Quantcast

Jim Walsh: the exit interview

The Congressman sorted through two decades of memorabilia, preparing to close his local office after 20 years in the House of Representatives. He was preparing to end an era.

For Jim Walsh, the era began upon graduating from St. Bonaventure and volunteering for the Peace Corps in 1970. He returned home two years later to become a caseworker in the Onondaga County Department of Social Services, where his father, William Walsh, had been commissioner before serving as mayor, and later in Congress.

Jim Walsh won a seat on the Syracuse Common Council, where he founded and chaired the Housing and Homeless Vulnerable Task Force, and served as Republican Majority Leader before being elected Council President. During his tenure in Congress, Walsh brought home about $1 billion dollars in bacon through the federal funding pipeline, and negotiated with the Bush administration for $20 billion for New York City's recovery after 9/11.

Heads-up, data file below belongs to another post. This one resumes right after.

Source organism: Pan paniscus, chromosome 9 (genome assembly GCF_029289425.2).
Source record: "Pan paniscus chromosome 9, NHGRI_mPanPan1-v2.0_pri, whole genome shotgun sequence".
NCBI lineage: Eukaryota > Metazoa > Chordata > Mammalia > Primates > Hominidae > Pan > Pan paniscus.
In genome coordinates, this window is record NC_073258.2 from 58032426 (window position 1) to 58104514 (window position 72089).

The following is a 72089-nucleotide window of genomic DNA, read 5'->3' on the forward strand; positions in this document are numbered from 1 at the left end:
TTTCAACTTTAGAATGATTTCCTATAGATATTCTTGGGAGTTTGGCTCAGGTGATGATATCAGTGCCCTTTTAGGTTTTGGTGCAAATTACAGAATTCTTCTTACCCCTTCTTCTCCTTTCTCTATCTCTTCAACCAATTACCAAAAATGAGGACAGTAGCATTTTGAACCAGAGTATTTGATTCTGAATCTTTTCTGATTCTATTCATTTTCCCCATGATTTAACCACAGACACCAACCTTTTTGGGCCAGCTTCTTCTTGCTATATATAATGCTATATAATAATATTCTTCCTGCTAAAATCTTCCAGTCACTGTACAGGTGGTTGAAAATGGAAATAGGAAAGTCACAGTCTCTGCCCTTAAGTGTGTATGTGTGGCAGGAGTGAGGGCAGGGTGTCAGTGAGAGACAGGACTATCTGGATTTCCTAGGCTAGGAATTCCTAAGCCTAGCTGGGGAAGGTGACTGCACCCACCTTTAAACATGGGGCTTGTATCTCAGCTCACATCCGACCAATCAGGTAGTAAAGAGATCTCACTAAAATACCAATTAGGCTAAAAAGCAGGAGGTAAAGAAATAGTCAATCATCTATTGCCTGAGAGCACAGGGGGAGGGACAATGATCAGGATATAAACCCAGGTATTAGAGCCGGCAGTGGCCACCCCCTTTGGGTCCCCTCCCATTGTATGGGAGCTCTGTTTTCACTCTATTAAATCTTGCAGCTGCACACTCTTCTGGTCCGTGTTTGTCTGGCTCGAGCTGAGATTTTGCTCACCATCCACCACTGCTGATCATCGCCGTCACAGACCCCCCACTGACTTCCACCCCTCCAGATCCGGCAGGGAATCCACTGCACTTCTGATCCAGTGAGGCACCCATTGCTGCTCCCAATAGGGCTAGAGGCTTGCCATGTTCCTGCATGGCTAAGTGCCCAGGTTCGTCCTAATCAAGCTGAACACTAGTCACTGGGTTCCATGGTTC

Will there be a massive bailout for the rest of us, other than the major financial institutions, perhaps a massive public works program?

Here's what I think. I think that we have a recession. And we do have recessions. Every 10 years or so we have one. So we're having one. It's deeper than average, but it's not a depression. And we'll come out of it. We also have this credit crisis, which is a function of wealthy people trying to get richer, people buying way too much house than they can afford, way too much car than they can afford, spending more than they earn. We're all guilty of it. Pretty much everybody's guilty of it. It was a house of cards and it came down.

Short term, it's going to be hard for people. But it's a good thing for the country, I think. Thus far in this process, who's gotten hurt? The big people have gotten hurt. Not the little people. The big people, like Madoff, who was ripping people off - he got nailed. People at Merrill Lynch and Goldman Sachs and Shearson Lehman, those at the top, they're going to make less money now. Is that a bad thing? It is for them, but maybe not for everybody else. And let me just say this: since this started, the price of gasoline has gone $4.80 a gallon to $1.80 a gallon. That's good for the little guy.

0
Vote on this Story by clicking on the Icon

Comments

Use the comment form below to begin a discussion about this content.

Sign in to comment